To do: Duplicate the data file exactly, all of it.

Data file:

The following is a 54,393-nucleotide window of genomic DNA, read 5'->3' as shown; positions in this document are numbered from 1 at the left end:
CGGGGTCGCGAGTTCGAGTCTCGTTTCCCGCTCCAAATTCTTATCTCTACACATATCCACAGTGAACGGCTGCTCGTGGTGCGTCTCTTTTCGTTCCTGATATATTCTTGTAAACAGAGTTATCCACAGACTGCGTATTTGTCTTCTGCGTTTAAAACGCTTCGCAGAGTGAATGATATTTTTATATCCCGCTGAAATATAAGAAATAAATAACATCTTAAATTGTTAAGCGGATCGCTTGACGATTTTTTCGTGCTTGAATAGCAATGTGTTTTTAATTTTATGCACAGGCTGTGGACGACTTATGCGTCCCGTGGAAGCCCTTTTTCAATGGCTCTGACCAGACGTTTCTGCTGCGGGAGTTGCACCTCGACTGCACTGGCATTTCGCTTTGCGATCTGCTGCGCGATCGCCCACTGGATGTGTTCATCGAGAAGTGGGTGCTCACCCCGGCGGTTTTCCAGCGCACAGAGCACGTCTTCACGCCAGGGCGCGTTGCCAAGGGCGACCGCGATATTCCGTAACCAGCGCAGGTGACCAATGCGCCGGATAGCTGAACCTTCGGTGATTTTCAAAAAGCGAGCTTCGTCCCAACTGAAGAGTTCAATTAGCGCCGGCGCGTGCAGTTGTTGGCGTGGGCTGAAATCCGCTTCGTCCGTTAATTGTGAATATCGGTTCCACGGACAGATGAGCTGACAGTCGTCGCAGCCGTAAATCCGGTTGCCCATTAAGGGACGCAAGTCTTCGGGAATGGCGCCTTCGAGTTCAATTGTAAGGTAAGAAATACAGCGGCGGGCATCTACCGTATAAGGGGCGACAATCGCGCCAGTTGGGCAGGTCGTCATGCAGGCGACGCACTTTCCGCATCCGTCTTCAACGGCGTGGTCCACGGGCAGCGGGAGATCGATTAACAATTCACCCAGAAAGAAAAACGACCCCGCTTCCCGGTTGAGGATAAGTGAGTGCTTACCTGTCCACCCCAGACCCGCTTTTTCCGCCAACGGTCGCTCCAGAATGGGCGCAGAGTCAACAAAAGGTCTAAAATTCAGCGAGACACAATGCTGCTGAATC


The following is a 54,393-nucleotide window of genomic DNA, read 5'->3' as shown; positions in this document are numbered from 1 at the left end:
CGGGGTCGCGAGTTCGAGTCTCGTTTCCCGCTCCAAATTCTTATCTCTACACATATCCACAGTGAACGGCTGCTCGTGGTGCGTCTCTTTTCGTTCCTGATATATTCTTGTAAACAGAGTTATCCACAGACTGCGTATTTGTCTTCTGCGTTTAAAACGCTTCGCAGAGTGAATGATATTTTTATATCCCGCTGAAATATAAGAAATAAATAACATCTTAAATTGTTAAGCGGATCGCTTGACGATTTTTTCGTGCTTGAATAGCAATGTGTTTTTAATTTTATGCACAGGCTGTGGACGACTTATGCGTCCCGTGGAAGCCCTTTTTCAATGGCTCTGACCAGACGTTTCTGCTGCGGGAGTTGCACCTCGACTGCACTGGCATTTCGCTTTGCGATCTGCTGCGCGATCGCCCACTGGATGTGTTCATCGAGAAGTGGGTGCTCACCCCGGCGGTTTTCCAGCGCACAGAGCACGTCTTCACGCCAGGGCGCGTTGCCAAGGGCGACCGCGATATTCCGTAACCAGCGCAGGTGACCAATGCGCCGGATAGCTGAACCTTCGGTGATTTTCAAAAAGCGAGCTTCGTCCCAACTGAAGAGTTCAATTAGCGCCGGCGCGTGCAGTTGTTGGCGTGGGCTGAAATCCGCTTCGTCCGTTAATTGTGAATATCGGTTCCACGGACAGATGAGCTGACAGTCGTCGCAGCCGTAAATCCGGTTGCCCATTAAGGGACGCAAGTCTTCGGGAATGGCGCCTTCGAGTTCAATTGTAAGGTAAGAAATACAGCGGCGGGCATCTACCGTATAAGGGGCGACAATCGCGCCAGTTGGGCAGGTCGTCATGCAGGCGACGCACTTTCCGCATCCGTCTTCAACGGCGTGGTCCACGGGCAGCGGGAGATCGATTAACAATTCACCCAGAAAGAAAAACGACCCCGCTTCCCGGTTGAGGATAAGTGAGTGCTTACCTGTCCACCCCAGACCCGCTTTTTCCGCCAACGGTCGCTCCAGAATGGGCGCAGAGTCAACAAAAGGTCTAAAATTCAGCGAGACACAATGCTGCTGAATC